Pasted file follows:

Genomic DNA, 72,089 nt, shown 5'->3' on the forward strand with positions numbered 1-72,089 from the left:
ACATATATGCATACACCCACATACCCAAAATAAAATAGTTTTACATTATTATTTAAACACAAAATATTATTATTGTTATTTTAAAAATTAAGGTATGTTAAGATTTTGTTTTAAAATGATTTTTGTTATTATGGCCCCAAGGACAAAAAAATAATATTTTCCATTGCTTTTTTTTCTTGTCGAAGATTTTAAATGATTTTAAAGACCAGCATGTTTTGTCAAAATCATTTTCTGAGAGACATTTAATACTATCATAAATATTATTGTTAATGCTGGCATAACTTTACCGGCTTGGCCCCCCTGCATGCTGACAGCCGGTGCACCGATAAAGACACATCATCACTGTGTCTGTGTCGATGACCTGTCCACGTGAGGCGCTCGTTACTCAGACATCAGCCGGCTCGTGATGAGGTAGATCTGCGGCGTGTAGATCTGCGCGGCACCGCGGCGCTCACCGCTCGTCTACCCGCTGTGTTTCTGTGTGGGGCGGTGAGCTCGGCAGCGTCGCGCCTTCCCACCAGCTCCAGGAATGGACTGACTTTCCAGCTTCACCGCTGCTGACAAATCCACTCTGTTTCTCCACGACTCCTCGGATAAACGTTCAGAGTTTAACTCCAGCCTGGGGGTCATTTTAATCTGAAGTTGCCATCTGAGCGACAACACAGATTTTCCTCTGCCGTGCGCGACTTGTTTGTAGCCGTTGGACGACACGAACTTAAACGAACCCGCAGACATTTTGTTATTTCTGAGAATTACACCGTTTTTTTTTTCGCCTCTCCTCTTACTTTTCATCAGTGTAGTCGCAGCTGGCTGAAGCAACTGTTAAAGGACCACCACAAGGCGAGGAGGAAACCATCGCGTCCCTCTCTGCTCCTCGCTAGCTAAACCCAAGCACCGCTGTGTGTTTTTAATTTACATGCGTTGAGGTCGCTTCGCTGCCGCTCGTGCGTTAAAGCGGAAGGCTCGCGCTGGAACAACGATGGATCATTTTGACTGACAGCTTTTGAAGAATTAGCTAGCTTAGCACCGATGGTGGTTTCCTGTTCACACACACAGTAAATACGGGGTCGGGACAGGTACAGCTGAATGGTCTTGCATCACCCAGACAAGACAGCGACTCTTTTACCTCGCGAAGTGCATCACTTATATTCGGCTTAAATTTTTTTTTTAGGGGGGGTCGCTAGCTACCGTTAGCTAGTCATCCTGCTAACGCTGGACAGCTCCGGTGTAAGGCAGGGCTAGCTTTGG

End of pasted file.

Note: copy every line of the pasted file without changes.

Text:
Genomic DNA, 72,089 nt, shown 5'->3' on the forward strand with positions numbered 1-72,089 from the left:
ACATATATGCATACACCCACATACCCAAAATAAAATAGTTTTACATTATTATTTAAACACAAAATATTATTATTGTTATTTTAAAAATTAAGGTATGTTAAGATTTTGTTTTAAAATGATTTTTGTTATTATGGCCCCAAGGACAAAAAAATAATATTTTCCATTGCTTTTTTTTCTTGTCGAAGATTTTAAATGATTTTAAAGACCAGCATGTTTTGTCAAAATCATTTTCTGAGAGACATTTAATACTATCATAAATATTATTGTTAATGCTGGCATAACTTTACCGGCTTGGCCCCCCTGCATGCTGACAGCCGGTGCACCGATAAAGACACATCATCACTGTGTCTGTGTCGATGACCTGTCCACGTGAGGCGCTCGTTACTCAGACATCAGCCGGCTCGTGATGAGGTAGATCTGCGGCGTGTAGATCTGCGCGGCACCGCGGCGCTCACCGCTCGTCTACCCGCTGTGTTTCTGTGTGGGGCGGTGAGCTCGGCAGCGTCGCGCCTTCCCACCAGCTCCAGGAATGGACTGACTTTCCAGCTTCACCGCTGCTGACAAATCCACTCTGTTTCTCCACGACTCCTCGGATAAACGTTCAGAGTTTAACTCCAGCCTGGGGGTCATTTTAATCTGAAGTTGCCATCTGAGCGACAACACAGATTTTCCTCTGCCGTGCGCGACTTGTTTGTAGCCGTTGGACGACACGAACTTAAACGAACCCGCAGACATTTTGTTATTTCTGAGAATTACACCGTTTTTTTTTTCGCCTCTCCTCTTACTTTTCATCAGTGTAGTCGCAGCTGGCTGAAGCAACTGTTAAAGGACCACCACAAGGCGAGGAGGAAACCATCGCGTCCCTCTCTGCTCCTCGCTAGCTAAACCCAAGCACCGCTGTGTGTTTTTAATTTACATGCGTTGAGGTCGCTTCGCTGCCGCTCGTGCGTTAAAGCGGAAGGCTCGCGCTGGAACAACGATGGATCATTTTGACTGACAGCTTTTGAAGAATTAGCTAGCTTAGCACCGATGGTGGTTTCCTGTTCACACACACAGTAAATACGGGGTCGGGACAGGTACAGCTGAATGGTCTTGCATCACCCAGACAAGACAGCGACTCTTTTACCTCGCGAAGTGCATCACTTATATTCGGCTTAAATTTTTTTTTTAGGGGGGGTCGCTAGCTACCGTTAGCTAGTCATCCTGCTAACGCTGGACAGCTCCGGTGTAAGGCAGGGCTAGCTTTGG